I haven't yet found a decent explanation for how water moves throughout plants. It does seem to travel more efficiently upward than out or down. Why is that? How does it travel through the plant?
Most water moves up through the xylem by capillary action. Imagine dipping a pipette into a small pool of water; the water would rush up into the pipette. Or, imagine dipping the edge of a paper towel in water. The water "runs" up the paper towel. This is capillary action.
As water evaporates out of the leaves and such in higher regions of the plant, a capillary force pulls up more water. If for instance, you were to dry the top of your saturated paper towel, more water would be pulled up from the pool below to wet that top section.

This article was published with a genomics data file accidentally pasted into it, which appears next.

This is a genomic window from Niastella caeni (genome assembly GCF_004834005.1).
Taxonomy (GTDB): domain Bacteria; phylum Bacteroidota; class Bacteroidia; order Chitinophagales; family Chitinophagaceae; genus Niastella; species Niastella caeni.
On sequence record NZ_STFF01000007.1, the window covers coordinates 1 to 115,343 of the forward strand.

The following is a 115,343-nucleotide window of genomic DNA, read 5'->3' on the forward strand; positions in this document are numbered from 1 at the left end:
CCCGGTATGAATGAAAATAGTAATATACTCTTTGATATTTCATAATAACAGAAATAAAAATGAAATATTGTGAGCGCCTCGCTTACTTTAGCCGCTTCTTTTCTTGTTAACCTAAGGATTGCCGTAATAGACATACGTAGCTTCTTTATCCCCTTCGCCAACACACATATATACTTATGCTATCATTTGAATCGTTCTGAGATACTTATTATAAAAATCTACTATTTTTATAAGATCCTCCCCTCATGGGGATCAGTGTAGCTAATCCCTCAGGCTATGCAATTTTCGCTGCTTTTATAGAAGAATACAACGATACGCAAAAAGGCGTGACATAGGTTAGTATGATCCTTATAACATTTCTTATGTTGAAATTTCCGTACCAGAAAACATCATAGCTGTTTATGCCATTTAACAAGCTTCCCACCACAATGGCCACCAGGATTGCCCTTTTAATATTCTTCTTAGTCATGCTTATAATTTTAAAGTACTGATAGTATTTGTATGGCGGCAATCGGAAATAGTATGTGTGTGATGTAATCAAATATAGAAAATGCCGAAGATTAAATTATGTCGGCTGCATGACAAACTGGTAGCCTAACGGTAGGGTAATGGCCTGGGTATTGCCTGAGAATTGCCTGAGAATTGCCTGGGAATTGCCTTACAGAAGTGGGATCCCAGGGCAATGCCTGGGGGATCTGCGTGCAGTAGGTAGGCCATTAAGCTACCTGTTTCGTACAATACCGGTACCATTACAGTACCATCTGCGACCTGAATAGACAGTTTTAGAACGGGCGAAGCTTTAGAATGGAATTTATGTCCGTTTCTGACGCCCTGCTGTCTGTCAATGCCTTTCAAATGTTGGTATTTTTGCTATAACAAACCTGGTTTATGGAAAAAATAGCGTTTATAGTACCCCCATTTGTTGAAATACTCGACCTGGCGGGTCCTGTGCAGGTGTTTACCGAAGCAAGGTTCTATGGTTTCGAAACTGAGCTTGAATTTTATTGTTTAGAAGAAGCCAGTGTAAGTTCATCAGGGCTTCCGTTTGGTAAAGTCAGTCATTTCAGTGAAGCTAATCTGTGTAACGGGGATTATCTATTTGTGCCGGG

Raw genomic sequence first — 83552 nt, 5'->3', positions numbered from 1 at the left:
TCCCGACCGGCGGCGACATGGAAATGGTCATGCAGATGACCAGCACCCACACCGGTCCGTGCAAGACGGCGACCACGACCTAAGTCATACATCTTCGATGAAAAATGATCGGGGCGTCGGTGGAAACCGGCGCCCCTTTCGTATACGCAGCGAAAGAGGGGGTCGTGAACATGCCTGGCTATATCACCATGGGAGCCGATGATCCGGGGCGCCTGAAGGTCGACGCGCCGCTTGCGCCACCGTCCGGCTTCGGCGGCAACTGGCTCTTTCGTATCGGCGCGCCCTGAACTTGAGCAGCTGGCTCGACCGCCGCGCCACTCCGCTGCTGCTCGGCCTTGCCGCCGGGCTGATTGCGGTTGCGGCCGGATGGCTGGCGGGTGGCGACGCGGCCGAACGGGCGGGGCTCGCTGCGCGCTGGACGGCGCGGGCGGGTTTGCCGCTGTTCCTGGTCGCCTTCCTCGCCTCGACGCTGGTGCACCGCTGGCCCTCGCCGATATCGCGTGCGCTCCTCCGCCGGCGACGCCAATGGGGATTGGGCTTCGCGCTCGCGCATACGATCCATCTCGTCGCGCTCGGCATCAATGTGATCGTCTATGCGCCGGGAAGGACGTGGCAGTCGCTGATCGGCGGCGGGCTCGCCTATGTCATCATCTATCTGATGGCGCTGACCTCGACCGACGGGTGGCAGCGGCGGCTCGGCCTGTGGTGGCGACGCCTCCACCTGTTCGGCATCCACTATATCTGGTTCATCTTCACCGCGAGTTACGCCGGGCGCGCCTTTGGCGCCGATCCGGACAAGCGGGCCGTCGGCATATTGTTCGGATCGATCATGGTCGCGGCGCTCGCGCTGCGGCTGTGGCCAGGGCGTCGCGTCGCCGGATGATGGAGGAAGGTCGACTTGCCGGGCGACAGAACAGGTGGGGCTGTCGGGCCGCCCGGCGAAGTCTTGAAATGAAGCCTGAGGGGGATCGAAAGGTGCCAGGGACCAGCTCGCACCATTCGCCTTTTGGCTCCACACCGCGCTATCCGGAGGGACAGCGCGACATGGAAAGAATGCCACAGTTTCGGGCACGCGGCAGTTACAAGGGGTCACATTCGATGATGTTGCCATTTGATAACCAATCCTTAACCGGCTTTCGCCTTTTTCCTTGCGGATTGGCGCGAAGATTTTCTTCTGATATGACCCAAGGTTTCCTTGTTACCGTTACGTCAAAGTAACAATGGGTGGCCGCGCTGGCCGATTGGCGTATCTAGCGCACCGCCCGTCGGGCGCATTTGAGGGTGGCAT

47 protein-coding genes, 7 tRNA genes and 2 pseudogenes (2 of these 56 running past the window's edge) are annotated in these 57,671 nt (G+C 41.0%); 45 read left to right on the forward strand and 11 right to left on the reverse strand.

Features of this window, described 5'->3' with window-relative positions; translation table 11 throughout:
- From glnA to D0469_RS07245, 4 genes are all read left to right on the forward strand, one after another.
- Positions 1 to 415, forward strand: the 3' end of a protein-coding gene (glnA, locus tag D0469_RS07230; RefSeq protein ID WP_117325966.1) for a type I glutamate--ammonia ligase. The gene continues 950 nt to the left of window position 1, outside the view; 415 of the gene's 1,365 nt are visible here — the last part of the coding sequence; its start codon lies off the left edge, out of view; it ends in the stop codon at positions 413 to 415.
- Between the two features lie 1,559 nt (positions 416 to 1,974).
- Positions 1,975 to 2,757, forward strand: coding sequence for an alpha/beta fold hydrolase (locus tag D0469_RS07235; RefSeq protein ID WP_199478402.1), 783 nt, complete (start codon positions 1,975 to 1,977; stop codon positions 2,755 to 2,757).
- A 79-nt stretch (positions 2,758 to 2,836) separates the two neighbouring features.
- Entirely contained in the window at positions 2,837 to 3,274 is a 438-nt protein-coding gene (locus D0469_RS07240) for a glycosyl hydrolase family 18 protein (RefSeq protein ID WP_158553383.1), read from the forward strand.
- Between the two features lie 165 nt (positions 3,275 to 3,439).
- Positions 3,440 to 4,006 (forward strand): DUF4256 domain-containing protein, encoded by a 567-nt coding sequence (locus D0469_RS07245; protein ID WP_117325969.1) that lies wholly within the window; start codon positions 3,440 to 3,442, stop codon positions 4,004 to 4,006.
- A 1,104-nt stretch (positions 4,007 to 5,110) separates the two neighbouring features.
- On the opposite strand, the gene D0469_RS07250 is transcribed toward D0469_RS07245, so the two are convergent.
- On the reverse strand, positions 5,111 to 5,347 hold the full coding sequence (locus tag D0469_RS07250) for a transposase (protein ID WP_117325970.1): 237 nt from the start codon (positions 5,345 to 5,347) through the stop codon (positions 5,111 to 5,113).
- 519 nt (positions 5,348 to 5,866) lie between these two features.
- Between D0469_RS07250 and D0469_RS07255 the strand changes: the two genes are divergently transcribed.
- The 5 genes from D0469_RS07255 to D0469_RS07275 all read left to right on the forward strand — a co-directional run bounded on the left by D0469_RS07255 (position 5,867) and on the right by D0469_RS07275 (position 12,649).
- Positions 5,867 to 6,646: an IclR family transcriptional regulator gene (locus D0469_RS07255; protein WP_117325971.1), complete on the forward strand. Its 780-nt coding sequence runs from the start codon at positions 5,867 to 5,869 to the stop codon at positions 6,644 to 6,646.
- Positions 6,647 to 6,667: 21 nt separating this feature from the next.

As for a molecular explanation, Wikipedia has a good explanation of Cohesion-tension theory.